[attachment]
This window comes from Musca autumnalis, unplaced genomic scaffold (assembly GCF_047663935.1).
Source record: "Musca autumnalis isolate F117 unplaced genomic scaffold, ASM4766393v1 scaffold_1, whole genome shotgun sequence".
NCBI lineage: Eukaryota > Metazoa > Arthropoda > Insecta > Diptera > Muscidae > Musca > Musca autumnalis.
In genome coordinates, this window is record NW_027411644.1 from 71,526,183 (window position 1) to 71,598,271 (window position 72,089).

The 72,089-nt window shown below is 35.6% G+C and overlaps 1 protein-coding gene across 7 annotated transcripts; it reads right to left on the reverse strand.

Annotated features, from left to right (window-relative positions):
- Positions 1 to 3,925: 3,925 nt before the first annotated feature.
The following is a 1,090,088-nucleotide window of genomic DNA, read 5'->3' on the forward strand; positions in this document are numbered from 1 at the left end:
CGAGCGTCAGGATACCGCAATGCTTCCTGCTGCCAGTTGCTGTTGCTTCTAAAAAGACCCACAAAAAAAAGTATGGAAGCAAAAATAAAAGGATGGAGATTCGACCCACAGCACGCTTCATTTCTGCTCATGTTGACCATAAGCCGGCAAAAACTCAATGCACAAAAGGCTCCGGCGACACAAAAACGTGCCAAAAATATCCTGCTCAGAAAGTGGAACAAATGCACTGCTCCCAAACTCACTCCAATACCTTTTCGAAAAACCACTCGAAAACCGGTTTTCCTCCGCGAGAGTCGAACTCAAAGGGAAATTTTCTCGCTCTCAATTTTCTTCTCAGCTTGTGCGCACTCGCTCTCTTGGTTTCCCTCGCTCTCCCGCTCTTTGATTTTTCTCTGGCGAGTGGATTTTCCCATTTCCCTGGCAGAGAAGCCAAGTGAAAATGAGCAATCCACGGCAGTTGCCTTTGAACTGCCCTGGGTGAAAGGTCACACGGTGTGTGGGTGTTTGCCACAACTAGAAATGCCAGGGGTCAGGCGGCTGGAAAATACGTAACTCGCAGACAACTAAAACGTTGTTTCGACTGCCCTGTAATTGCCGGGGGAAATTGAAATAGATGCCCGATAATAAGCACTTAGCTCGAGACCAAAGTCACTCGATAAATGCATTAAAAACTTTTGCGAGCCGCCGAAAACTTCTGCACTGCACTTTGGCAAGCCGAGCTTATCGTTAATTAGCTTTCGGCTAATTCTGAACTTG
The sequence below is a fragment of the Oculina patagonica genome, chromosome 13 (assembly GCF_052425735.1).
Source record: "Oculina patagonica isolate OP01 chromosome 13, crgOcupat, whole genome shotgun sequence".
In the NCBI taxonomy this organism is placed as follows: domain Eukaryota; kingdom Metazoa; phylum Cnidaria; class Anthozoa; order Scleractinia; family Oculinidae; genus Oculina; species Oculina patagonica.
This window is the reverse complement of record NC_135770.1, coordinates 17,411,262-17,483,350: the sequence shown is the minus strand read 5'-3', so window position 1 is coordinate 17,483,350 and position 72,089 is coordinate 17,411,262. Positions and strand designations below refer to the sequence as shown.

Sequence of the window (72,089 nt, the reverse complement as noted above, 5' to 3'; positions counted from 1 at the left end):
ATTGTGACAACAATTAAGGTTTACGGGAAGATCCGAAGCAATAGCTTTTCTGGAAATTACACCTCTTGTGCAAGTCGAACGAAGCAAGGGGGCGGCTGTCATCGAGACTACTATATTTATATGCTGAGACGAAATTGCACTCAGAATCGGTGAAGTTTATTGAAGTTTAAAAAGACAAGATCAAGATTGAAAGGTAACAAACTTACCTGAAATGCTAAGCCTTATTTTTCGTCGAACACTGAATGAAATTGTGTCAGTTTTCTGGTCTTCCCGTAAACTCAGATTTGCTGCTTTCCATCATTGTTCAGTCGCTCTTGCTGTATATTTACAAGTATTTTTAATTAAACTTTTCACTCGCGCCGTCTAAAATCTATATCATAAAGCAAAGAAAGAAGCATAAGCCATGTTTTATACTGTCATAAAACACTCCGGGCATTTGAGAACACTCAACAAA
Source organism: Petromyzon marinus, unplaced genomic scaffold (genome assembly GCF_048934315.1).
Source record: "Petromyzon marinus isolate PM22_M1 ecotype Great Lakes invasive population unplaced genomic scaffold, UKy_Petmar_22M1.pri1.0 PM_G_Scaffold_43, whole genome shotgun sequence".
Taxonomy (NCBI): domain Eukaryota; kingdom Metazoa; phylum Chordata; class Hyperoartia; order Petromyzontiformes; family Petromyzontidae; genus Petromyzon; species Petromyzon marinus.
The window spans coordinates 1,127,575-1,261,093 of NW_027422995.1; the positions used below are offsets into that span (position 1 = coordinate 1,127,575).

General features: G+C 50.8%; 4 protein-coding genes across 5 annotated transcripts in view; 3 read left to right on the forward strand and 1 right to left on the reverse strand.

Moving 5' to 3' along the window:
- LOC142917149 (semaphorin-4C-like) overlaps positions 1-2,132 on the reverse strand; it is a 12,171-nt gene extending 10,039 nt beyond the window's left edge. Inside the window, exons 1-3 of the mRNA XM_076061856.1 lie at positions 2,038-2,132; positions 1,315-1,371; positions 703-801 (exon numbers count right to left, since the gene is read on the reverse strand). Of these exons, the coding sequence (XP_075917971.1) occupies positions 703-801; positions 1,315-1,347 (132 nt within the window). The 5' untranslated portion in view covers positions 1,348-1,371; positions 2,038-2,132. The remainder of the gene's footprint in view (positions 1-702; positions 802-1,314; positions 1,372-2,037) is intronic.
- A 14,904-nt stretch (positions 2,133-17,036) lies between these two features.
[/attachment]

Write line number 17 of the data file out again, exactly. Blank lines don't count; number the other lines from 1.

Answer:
Source record: "Petromyzon marinus isolate PM22_M1 ecotype Great Lakes invasive population unplaced genomic scaffold, UKy_Petmar_22M1.pri1.0 PM_G_Scaffold_43, whole genome shotgun sequence".